The journey to healing and health

Eventually, Christie experienced being held back in the birth canal and the oxygen deprivation she experienced. She also felt the fetal distress she had in the womb. The panic and terror this brought up explained her fear of moving forward in life. It explains why she started new projects but could never finish them. Why she had a constant feeling of being stuck and held back in life.

Getting in touch with all the feelings that Christie had repressed and suppressed was a slow and painful journey for her. It is for many people who have learnt to deny their anger and who they are.

Connecting to her anger meant that initially, Christie was angrier out in the world. She was less tolerant and less willing to put up with what she had put up with before. Christie even found she had become more confrontational, unreasonable and less pliant at times. That was difficult initially as she’d built her whole persona and life on being a nice person.

The more Christie raged, the less critical she became

She was scared of being rejected for being more herself. It was difficult for the relationship with her mother as gradually Christie stopped agreeing with everything her mother said, and this began to cause waves. Her mother consistently questioned the validity of the therapy Christie was doing as she was not as ‘nice’ or as giving or as caring as she used to be.

But Christie was beginning to feel better about herself. The more she allowed herself to rage, to be spiteful, nasty, vindictive and vile in her trauma therapy sessions, the clearer it became for her what had happened to her as a child. She almost had to start from scratch finding out who she was without her mother.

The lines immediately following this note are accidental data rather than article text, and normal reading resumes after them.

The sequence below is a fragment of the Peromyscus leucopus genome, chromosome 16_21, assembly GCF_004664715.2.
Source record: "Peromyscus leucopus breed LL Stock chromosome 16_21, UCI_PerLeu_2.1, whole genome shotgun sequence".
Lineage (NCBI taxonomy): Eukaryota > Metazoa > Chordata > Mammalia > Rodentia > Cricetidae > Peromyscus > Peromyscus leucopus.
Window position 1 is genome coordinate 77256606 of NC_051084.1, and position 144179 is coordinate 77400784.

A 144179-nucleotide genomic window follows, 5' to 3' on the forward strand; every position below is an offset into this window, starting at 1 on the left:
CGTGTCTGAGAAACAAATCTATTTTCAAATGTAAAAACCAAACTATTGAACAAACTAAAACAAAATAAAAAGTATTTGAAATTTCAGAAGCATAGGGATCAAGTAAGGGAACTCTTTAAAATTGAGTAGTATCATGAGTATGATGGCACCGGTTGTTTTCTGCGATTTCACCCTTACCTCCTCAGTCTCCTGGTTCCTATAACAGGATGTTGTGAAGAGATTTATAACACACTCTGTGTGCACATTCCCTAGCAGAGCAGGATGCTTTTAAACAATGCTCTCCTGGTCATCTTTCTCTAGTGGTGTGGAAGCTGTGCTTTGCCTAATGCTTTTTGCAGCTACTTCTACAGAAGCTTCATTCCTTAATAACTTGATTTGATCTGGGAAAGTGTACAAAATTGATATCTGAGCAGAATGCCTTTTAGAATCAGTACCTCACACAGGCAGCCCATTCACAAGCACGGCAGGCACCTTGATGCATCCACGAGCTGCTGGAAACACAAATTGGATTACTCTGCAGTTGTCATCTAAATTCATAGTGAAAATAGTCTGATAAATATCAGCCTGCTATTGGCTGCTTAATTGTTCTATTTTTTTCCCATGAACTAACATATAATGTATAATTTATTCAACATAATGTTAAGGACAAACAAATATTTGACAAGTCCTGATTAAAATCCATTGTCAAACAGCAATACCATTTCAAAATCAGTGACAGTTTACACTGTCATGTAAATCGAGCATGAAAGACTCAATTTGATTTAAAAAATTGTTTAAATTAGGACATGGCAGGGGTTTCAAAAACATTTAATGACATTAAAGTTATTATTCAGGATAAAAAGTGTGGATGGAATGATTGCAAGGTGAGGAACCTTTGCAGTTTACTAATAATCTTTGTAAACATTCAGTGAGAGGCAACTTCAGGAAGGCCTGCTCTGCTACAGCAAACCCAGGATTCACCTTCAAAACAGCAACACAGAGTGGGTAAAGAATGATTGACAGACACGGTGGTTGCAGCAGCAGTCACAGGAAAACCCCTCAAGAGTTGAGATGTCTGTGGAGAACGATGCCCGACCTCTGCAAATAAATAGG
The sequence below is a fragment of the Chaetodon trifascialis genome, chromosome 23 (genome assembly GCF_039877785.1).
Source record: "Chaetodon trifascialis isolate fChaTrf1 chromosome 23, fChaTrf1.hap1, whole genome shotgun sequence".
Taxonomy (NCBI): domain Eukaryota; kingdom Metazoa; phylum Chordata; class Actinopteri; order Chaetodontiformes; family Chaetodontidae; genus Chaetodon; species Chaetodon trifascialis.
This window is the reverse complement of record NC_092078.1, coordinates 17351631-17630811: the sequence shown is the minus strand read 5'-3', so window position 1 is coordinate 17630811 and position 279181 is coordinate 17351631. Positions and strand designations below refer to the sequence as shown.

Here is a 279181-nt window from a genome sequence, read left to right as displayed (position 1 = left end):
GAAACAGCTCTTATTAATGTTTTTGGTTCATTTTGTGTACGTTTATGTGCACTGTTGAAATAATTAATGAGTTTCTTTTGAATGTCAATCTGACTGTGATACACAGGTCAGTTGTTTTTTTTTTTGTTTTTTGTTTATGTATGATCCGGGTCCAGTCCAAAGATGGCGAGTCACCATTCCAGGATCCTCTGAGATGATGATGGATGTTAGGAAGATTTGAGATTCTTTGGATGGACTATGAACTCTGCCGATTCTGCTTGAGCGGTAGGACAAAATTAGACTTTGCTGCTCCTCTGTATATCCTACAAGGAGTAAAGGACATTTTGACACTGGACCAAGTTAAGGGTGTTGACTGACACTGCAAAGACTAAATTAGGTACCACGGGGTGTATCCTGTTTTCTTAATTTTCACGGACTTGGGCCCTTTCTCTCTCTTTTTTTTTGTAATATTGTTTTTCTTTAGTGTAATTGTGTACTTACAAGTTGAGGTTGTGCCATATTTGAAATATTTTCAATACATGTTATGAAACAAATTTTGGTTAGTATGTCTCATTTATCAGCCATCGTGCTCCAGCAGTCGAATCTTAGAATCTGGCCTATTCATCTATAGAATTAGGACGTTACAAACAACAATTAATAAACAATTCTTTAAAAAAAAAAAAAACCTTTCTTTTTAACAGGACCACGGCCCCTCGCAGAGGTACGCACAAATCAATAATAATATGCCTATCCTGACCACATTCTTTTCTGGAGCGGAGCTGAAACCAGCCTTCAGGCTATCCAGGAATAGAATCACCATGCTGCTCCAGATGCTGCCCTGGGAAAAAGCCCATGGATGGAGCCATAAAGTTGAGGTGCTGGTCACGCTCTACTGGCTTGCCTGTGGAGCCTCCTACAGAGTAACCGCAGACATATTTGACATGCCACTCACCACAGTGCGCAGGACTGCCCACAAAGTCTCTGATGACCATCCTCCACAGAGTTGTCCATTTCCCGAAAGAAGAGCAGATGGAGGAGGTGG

Christie continued with her feeling sessions as the intense rage lasted for about two years. When it started to diminish, she could then integrate into assertiveness instead of agression. Christie found that she was able to speak up for herself without having to get angry to do it.

And the best thing was that the never ending critical inner voice, which brutalised Christie and others began to lose its potency. Christie began to hear the wounded child behind the voice and used it as a signal to take care herself and her needs.

The courage to be herself

As Christie dealt with her angry feelings directly and openly and allowed herself to express them in the safety of her therapy sessions, she no longer had to criticise other people in her head as an unconscious outlet for her anger.

The nice passive, over giving and ever pleasing Christie became a more grounded and self-centred individual. Her superficial confidence transformed into a deep self-acceptance and self-caring confidence. She was able to stand on her own two feet and was less co-dependent.

Needless to say her mother, other family members and friends found this transformation hard to live with and accept. Christie took care of herself instead of taking care of them, and they didn’t like it. But Christie felt so much better about herself; so much happier being herself.

Christie became so clear in who she was and who she wanted to be that she was willing to lose their approval to gain herself. It takes enormous courage and inner strength, to stand alone in order to be you.

Christie said she could not have reclaimed herself until she had connected to the parts of herself that she had to shut away and only the emotion focused somatic processing in our trauma therapy helped her to do that.

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© 2015  Jamillon Centre - updated August 2020